I Went on a Date with A Fellow UNSW Student and They Brought Up Race Science

By Anonymous

Something I brushed off at the time as naivety is now deeply troubling.

From the outset, I want to be clear that this piece will not go into any details whatsoever besides certain aspects of our conversations. No names, places, times, or anything personal. Sorry.

In terms of dates, it was pretty average. Not horrible but not sparks flying either. My date was happy to be there, as far as I could tell, and so was I – I was the one who asked, after all. It was just after the COVID restrictions were eased for cafés and restaurants and an opportune time to hang out with someone who I thought was a smart and interesting person.

As you do during these types of rendezvous, we talked. Life, family, friends, surviving lockdown, media, politics. I can’t remember how exactly race science came up, but it most definitely did.

If you are unaware of what race science is – it’s a theory that certain races are genetically of greater intelligence than others. It’s not racist, apparently, because white people are only number three on the list. Ashkenazi Jews are top, followed by those of Asian descent.

It’s complete bunk. For one, race is arbitrary. Why are all Asian people considered the same, given that Jewish people FROM EUROPE are considered separate to Christians from Europe?

Secondly, the proponents of race science are just making it up as they go along to add a scientific veneer to a completely irrational belief. Up until the 1960s, eugenicists considered Asians and Jews to be some of the least intelligent people on Earth. What happened? The DNA of these people didn’t change but the results dramatically did? Maybe, just maybe, there’s more to a person than their genes?

Most fundamentally, race science is based on IQ. It’s a flawed measurement. IQ doesn’t measure intelligence, just an aspect of it, and it is laced with cultural bias – even if its designers claim otherwise.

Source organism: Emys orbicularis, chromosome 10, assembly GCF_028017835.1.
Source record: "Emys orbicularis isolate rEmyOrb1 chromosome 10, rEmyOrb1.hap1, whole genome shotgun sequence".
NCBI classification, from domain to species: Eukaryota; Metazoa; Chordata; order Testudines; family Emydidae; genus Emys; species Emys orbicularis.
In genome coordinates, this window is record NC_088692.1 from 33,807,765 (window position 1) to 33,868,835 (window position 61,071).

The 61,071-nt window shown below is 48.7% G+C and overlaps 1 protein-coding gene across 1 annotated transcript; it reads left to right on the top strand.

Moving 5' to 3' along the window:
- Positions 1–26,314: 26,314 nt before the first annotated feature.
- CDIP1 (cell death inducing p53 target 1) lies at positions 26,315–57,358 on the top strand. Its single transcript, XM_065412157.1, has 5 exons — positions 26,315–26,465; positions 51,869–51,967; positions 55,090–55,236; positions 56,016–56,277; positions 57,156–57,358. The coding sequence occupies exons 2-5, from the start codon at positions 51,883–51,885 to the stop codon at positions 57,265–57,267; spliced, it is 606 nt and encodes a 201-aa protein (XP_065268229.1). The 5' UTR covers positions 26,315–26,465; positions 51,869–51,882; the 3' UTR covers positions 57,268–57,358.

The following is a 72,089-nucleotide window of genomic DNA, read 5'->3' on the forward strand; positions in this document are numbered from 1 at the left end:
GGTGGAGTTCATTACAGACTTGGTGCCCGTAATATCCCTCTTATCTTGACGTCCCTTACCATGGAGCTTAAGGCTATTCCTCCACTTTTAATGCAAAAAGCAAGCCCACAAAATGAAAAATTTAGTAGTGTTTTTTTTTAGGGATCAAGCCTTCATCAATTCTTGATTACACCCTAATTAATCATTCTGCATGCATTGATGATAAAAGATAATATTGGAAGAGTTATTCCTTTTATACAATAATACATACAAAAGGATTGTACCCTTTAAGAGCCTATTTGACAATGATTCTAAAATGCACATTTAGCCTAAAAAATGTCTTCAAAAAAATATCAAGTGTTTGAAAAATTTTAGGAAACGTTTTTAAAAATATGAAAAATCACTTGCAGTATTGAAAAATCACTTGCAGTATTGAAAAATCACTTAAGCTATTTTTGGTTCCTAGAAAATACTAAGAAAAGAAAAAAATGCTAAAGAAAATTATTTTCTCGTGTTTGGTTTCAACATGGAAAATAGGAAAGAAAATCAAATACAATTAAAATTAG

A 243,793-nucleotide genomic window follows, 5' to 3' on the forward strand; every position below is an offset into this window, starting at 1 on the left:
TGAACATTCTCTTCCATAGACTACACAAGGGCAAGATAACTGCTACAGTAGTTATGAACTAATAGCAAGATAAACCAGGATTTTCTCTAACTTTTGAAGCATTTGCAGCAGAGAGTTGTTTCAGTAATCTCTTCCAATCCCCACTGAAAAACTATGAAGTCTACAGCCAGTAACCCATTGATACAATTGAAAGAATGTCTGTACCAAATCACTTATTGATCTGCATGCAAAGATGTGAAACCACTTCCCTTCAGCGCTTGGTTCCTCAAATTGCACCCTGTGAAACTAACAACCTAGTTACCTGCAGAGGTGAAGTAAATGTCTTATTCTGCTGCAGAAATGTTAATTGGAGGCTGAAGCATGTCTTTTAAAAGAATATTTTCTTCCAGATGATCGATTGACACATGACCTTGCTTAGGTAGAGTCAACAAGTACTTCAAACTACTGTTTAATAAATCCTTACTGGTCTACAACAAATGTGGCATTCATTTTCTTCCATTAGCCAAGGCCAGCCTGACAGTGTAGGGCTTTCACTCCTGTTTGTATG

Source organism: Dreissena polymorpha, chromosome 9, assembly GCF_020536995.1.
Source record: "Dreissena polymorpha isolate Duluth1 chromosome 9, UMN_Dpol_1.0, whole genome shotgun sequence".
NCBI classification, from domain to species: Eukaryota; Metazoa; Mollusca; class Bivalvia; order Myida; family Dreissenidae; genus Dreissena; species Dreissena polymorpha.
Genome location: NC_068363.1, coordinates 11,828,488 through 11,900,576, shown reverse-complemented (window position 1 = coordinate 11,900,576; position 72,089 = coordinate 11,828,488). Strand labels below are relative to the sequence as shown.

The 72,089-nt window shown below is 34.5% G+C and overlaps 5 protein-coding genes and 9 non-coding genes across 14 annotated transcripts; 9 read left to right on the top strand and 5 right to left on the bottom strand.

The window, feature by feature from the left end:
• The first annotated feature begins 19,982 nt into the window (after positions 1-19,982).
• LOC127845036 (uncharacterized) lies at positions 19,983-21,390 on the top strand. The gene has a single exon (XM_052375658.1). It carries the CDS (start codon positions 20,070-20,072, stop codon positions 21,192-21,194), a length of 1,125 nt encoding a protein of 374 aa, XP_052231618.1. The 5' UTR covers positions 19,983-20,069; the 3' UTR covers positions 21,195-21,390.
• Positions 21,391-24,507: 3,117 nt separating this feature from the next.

It’s the equivalent of measuring fitness by doing a 100m race. Yes, that is AN aspect of fitness, but it is not fitness in its entirety.

Instant red flag, right? Well it should have been but for whatever reason (I am sure you’ve got jokes as to why) it wasn’t. Divorced of current context, it seemed like a problematic viewpoint but possibly one from ignorance, or just being led down a rabbit hole by the YouTube algorithm.

To me, before these comments, my date was the furthest I thought someone could be from a racist. I am a POC for one. This person was vocal about how refugees are treated in our country. New information, plus the comments from the time, remind me of Go Set a Watchman – the sequel to Harper Lee’s novel To Kill a Mockingbird.

If you haven’t read the book, it turns out that Atticus Finch was a deeply racist individual who thought black people should be cared for like one would a pet. Not as equals, but still entitled to a life free from suffering. This is what I believe my date understands of race. It’s not acceptable.

Fetishising POC is racism, too. It’s othering. It makes someone feel less than worthy, as if the lovable quality of that person is only their ability to deliver you physical satisfaction. They’re a sex doll, not a partner. When you are a POC, and you’ve learnt you went out with someone who may feel that way about POC in general, it makes you question your self-worth. Is my skin tone the only reason this person agreed, not my humour, my personality, me?

I grappled with writing this but ultimately decided it was best to. If you truly believe in free speech and debate in ‘the marketplace of ideas’, you should be able to defend them. You do have the right to your views. You have a right to respect as a human being. But you do not have the right for your views to be respected or to go unchallenged.